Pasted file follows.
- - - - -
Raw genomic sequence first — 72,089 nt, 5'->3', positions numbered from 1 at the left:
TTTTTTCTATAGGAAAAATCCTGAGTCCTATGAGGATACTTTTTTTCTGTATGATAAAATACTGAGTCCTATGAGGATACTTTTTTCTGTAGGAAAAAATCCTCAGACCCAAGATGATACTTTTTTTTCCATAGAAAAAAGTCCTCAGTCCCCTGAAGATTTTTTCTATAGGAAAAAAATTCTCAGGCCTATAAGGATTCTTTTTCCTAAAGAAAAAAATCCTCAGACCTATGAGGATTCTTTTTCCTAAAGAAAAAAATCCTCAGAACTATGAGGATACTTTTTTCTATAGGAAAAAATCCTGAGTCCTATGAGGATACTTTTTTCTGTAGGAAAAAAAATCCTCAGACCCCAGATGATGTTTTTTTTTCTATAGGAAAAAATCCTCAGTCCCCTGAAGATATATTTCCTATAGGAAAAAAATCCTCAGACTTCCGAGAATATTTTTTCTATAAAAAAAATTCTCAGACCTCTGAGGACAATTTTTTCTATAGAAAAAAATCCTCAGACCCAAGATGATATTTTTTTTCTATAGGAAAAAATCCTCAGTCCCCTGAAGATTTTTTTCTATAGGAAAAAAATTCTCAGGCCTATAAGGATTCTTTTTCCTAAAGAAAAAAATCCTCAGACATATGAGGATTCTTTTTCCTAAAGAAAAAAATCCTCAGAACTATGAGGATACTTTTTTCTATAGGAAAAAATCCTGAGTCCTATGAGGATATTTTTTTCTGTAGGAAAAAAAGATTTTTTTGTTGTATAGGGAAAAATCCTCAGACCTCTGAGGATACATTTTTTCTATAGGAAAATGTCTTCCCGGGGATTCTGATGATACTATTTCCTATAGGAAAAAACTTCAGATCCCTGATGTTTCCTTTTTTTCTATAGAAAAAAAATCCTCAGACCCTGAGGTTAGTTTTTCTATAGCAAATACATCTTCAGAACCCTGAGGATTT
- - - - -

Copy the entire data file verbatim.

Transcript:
Raw genomic sequence first — 72,089 nt, 5'->3', positions numbered from 1 at the left:
TTTTTTCTATAGGAAAAATCCTGAGTCCTATGAGGATACTTTTTTTCTGTATGATAAAATACTGAGTCCTATGAGGATACTTTTTTCTGTAGGAAAAAATCCTCAGACCCAAGATGATACTTTTTTTTCCATAGAAAAAAGTCCTCAGTCCCCTGAAGATTTTTTCTATAGGAAAAAAATTCTCAGGCCTATAAGGATTCTTTTTCCTAAAGAAAAAAATCCTCAGACCTATGAGGATTCTTTTTCCTAAAGAAAAAAATCCTCAGAACTATGAGGATACTTTTTTCTATAGGAAAAAATCCTGAGTCCTATGAGGATACTTTTTTCTGTAGGAAAAAAAATCCTCAGACCCCAGATGATGTTTTTTTTTCTATAGGAAAAAATCCTCAGTCCCCTGAAGATATATTTCCTATAGGAAAAAAATCCTCAGACTTCCGAGAATATTTTTTCTATAAAAAAAATTCTCAGACCTCTGAGGACAATTTTTTCTATAGAAAAAAATCCTCAGACCCAAGATGATATTTTTTTTCTATAGGAAAAAATCCTCAGTCCCCTGAAGATTTTTTTCTATAGGAAAAAAATTCTCAGGCCTATAAGGATTCTTTTTCCTAAAGAAAAAAATCCTCAGACATATGAGGATTCTTTTTCCTAAAGAAAAAAATCCTCAGAACTATGAGGATACTTTTTTCTATAGGAAAAAATCCTGAGTCCTATGAGGATATTTTTTTCTGTAGGAAAAAAAGATTTTTTTGTTGTATAGGGAAAAATCCTCAGACCTCTGAGGATACATTTTTTCTATAGGAAAATGTCTTCCCGGGGATTCTGATGATACTATTTCCTATAGGAAAAAACTTCAGATCCCTGATGTTTCCTTTTTTTCTATAGAAAAAAAATCCTCAGACCCTGAGGTTAGTTTTTCTATAGCAAATACATCTTCAGAACCCTGAGGATTT